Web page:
Sweet! exhibition at Gallery 625

The Sweet! exhibition at Gallery 625, in Woodland, is on view through Sept. 28, featuring work by Polly LaPorte and Robert Gonsowski. Sweet! captures the bold and delicious colors and shapes of donuts, cakes, parfaits, and desserts of all kinds. La Porte and Gonsowski sought something fun and interesting to paint together during the lockdown last year. Their effort developed into a lively and interactive exchange of ideas and techniques reflected in this series of acrylic and oil paintings. The opening reception will take place on Aug. 6 from 5:30-8 p.m.

View the exhibition online here

Catch the Seongmin Yoo Exhibition at John Natsoulas Gallery; reception Saturday

Seongmin Yoo is one of the most important Korean artists to grapple with the concept of Eastern culture melding into Western culture. Her interest in human rights, women’s rights, and the evolving place of women in Korean society has been the focus of her recent work. In her current body of work that will be shown at the John Natsoulas Center for the Arts, Davis, she is dealing with the urge of being a cave woman in the modern world. The exhibition runs through Aug. 29. The opening reception takes place on Saturday, Aug. 7 from 7-9 p.m.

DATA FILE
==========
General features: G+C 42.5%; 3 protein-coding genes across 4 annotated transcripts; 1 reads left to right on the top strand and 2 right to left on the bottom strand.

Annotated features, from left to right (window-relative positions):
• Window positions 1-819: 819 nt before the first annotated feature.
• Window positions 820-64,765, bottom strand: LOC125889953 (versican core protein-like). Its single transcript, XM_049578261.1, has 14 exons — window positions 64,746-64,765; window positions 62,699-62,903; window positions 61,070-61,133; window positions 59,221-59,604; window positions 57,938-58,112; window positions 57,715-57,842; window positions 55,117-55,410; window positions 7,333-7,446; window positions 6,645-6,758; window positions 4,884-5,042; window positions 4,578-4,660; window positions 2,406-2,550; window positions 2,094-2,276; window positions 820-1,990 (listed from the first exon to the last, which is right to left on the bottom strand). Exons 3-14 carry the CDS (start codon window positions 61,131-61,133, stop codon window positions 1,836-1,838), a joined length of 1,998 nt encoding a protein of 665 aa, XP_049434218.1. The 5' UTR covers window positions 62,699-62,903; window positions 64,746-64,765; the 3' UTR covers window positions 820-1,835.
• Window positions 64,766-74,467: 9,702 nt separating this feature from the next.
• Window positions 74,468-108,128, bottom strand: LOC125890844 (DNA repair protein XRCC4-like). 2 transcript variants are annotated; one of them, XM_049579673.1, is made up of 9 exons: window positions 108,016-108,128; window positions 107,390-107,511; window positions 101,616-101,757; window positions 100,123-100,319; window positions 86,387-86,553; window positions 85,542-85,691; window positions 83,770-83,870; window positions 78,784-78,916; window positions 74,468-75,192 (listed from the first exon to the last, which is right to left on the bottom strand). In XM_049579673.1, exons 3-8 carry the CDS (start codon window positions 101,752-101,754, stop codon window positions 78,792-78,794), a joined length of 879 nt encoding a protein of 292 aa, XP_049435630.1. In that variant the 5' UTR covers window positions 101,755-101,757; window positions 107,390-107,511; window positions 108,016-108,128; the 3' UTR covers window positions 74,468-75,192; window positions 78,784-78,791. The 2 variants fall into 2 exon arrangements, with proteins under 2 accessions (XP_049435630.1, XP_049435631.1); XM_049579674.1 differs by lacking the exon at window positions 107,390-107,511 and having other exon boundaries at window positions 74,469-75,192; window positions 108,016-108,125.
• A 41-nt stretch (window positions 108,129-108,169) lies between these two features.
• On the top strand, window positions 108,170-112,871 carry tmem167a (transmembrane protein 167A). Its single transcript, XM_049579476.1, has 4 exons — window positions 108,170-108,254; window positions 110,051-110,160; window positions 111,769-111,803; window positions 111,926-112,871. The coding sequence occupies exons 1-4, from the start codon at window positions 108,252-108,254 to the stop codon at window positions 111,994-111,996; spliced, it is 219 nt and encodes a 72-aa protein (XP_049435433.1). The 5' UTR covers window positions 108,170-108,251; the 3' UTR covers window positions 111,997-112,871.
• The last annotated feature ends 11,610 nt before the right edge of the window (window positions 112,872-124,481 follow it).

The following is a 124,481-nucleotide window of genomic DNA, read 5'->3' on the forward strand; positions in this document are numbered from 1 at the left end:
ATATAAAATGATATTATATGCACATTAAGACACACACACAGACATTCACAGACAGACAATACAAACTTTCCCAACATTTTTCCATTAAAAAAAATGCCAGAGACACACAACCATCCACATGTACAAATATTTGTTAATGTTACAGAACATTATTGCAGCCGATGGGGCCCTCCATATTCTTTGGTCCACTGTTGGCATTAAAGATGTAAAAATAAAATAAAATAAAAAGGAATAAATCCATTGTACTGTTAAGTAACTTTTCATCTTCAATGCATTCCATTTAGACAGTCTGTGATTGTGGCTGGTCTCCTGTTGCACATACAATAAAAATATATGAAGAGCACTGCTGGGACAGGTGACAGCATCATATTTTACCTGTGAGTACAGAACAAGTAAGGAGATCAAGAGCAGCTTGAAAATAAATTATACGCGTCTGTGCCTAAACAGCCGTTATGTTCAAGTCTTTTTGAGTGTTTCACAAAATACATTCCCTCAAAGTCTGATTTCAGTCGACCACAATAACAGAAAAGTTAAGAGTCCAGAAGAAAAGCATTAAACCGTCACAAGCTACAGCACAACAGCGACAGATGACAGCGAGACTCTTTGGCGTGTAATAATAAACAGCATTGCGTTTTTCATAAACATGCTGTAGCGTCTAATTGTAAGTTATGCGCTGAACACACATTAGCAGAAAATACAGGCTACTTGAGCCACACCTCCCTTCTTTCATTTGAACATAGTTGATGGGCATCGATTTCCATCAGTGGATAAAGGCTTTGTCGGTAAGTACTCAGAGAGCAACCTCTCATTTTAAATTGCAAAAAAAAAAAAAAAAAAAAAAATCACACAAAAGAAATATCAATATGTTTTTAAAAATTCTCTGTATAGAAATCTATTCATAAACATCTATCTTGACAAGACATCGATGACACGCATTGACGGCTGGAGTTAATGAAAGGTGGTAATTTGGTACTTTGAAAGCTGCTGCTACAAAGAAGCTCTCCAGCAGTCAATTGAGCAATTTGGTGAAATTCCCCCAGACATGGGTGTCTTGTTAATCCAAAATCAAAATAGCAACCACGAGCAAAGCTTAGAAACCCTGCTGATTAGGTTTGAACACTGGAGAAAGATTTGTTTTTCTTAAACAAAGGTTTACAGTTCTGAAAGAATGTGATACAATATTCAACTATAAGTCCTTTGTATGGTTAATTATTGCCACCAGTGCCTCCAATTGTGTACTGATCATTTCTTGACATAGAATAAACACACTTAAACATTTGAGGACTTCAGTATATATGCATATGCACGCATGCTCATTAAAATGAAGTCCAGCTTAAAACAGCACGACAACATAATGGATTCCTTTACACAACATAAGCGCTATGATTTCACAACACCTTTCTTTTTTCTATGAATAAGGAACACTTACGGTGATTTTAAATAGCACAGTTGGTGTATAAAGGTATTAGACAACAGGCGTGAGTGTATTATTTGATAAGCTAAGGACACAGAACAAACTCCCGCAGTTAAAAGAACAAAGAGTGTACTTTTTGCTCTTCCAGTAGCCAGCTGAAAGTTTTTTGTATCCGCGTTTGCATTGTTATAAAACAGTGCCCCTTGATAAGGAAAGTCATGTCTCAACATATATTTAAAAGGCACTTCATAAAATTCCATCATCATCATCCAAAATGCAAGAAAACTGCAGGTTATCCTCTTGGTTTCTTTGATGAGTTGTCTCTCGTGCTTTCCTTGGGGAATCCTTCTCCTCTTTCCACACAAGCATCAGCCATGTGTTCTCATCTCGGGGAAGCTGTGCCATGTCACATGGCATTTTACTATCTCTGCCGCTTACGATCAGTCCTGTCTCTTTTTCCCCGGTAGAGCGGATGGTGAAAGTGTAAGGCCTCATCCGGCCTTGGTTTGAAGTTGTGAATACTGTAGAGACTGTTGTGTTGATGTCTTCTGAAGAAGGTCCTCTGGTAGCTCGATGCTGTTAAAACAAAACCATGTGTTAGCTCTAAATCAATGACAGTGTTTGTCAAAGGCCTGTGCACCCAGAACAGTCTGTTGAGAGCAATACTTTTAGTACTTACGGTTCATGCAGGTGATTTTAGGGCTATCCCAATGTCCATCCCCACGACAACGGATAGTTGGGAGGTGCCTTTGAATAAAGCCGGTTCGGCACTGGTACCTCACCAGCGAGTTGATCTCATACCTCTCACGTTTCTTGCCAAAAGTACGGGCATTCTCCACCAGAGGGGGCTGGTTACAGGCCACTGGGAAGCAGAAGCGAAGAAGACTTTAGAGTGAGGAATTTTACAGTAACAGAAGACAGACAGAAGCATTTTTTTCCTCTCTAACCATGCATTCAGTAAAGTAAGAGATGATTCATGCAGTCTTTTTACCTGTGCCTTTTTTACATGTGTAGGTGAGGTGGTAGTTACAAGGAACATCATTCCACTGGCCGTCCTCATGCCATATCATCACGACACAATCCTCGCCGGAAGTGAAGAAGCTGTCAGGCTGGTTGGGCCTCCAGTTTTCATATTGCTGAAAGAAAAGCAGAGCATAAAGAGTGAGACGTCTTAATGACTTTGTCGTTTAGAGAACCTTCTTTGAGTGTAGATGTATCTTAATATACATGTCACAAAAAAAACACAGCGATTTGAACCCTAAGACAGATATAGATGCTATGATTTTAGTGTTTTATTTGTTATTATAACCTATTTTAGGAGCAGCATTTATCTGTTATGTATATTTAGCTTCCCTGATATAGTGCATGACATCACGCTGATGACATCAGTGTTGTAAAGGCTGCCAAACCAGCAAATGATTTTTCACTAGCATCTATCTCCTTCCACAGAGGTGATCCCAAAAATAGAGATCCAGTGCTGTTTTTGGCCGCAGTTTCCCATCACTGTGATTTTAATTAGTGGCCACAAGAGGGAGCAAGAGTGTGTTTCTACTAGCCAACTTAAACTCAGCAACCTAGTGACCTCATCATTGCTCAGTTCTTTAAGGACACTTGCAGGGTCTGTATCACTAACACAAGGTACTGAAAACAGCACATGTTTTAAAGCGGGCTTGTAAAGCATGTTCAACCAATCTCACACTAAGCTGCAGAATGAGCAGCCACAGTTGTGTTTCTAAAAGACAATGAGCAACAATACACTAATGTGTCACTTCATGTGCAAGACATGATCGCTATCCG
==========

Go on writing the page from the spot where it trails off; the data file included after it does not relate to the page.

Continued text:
Read more and view the exhibition here

Nam June Paik, “father of video art,” at SFMOMA

Widely considered the “father of video art,” Nam June Paik (1932–2006) was born in what is now South Korea and spent much of his life in Japan, Germany, and the United States. The playfully rebellious artist trained as a classical composer; he sought to radically expand the parameters of art and defied genres and disciplines. Over his five-decade career, he worked with avant-garde artists and pop stars alike, and created groundbreaking video art, immersive installations, a family of TV robots, live broadcasts, participatory artworks, and more. Paik was a true and oftentimes humorous visionary who foresaw the importance of mass media and technology.  “Someday,” he said in 1965, “artists will work with capacitors, resistors, and semi-conductors as they work today with brushes, violins, and junk.”

Nam June Paik, on view at SFMOMA through Oct. 3, is the first West Coast retrospective dedicated to the artist and brings together more than 200 of his works.

View the exhibition online here

Animal House at Sac Arts Center

Several artists listened to the howls, roars and chirps of their inner beast to produce some of the wildest entries ever in this year’s annual “Animal House” exhibit at the Sacramento Fine Arts Center. The exhibit runs through Aug. 29. 

The artists were charged with presenting their favorite critters in a variety of media, including: painting, sculpture and photography. The works are all new and original professional level works. The works are judged on how well the “Animal House” theme was executed within the chosen media. This exhibit was juried by Gemma Gylling.